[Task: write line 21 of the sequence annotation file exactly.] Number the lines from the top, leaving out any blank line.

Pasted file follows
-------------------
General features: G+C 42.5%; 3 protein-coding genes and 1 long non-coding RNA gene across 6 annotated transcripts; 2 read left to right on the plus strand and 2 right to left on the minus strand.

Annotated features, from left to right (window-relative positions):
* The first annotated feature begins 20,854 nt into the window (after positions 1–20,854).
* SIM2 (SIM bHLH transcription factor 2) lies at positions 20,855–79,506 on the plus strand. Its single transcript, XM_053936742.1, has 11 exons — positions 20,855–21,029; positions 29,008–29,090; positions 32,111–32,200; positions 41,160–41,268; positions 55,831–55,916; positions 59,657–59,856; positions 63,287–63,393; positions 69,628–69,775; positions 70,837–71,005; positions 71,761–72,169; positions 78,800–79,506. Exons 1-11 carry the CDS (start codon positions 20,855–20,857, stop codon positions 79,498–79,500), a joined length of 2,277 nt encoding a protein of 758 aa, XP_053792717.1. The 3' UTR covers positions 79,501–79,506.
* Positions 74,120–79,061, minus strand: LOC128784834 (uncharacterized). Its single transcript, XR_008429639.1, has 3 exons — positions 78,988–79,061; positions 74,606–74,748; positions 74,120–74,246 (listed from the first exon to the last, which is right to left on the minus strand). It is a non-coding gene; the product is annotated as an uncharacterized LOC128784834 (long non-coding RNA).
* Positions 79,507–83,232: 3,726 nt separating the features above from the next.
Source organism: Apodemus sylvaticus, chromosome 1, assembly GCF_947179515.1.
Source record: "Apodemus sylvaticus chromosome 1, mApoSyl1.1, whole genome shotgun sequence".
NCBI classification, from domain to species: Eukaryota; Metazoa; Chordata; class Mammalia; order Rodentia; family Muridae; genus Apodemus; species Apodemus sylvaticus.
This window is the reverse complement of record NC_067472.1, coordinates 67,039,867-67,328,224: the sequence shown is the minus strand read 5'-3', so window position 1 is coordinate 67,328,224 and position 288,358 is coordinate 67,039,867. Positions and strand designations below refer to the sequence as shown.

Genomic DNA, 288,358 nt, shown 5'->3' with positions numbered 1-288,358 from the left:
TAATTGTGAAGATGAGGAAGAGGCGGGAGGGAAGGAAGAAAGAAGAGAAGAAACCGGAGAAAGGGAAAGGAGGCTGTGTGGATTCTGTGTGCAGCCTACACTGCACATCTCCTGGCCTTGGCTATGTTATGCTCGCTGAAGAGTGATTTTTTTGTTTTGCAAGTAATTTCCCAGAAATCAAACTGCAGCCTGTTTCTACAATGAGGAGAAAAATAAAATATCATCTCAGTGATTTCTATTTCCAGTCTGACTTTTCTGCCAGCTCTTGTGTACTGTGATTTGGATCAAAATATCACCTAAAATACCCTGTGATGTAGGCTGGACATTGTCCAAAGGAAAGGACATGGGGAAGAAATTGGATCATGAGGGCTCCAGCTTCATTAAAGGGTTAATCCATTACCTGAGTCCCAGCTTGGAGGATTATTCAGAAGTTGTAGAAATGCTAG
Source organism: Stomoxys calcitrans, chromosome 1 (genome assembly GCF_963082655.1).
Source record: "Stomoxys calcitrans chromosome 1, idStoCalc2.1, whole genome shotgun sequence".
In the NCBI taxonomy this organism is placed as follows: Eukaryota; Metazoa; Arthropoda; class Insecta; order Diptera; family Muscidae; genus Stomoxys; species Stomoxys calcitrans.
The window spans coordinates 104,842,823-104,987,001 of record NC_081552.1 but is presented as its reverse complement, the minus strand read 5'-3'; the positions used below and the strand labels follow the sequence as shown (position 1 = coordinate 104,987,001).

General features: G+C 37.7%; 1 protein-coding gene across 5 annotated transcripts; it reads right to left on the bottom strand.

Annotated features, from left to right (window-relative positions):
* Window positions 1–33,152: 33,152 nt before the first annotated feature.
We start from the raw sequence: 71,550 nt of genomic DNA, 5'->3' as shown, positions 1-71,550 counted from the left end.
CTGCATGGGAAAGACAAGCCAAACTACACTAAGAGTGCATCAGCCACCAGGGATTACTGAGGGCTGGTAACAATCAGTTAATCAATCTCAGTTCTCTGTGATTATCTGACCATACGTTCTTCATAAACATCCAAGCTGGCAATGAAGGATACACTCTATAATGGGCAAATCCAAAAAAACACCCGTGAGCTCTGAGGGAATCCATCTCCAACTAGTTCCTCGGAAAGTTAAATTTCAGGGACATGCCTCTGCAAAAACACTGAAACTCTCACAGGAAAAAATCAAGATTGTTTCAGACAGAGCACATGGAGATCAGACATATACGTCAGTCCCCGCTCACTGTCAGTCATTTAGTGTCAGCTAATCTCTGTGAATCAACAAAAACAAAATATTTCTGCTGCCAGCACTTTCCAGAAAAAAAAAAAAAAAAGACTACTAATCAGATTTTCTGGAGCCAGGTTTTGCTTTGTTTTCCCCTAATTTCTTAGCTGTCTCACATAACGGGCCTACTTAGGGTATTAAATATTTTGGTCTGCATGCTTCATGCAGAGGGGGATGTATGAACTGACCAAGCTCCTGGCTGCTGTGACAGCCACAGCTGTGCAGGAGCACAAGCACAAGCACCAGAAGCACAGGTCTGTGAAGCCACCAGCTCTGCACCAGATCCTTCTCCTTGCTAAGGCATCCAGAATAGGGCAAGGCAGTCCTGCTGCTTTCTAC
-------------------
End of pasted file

CTGCATGGGAAAGACAAGCCAAACTACACTAAGAGTGCATCAGCCACCAGGGATTACTGAGGGCTGGTAACAATCAGTTAATCAATCTCAGTTCTCTGTGATTATCTGACCATACGTTCTTCATAAACATCCAAGCTGGCAATGAAGGATACACTCTATAATGGGCAAATCCAAAAAAACACCCGTGAGCTCTGAGGGAATCCATCTCCAACTAGTTCCTCGGAAAGTTAAATTTCAGGGACATGCCTCTGCAAAAACACTGAAACTCTCACAGGAAAAAATCAAGATTGTTTCAGACAGAGCACATGGAGATCAGACATATACGTCAGTCCCCGCTCACTGTCAGTCATTTAGTGTCAGCTAATCTCTGTGAATCAACAAAAACAAAATATTTCTGCTGCCAGCACTTTCCAGAAAAAAAAAAAAAAAAGACTACTAATCAGATTTTCTGGAGCCAGGTTTTGCTTTGTTTTCCCCTAATTTCTTAGCTGTCTCACATAACGGGCCTACTTAGGGTATTAAATATTTTGGTCTGCATGCTTCATGCAGAGGGGGATGTATGAACTGACCAAGCTCCTGGCTGCTGTGACAGCCACAGCTGTGCAGGAGCACAAGCACAAGCACCAGAAGCACAGGTCTGTGAAGCCACCAGCTCTGCACCAGATCCTTCTCCTTGCTAAGGCATCCAGAATAGGGCAAGGCAGTCCTGCTGCTTTCTAC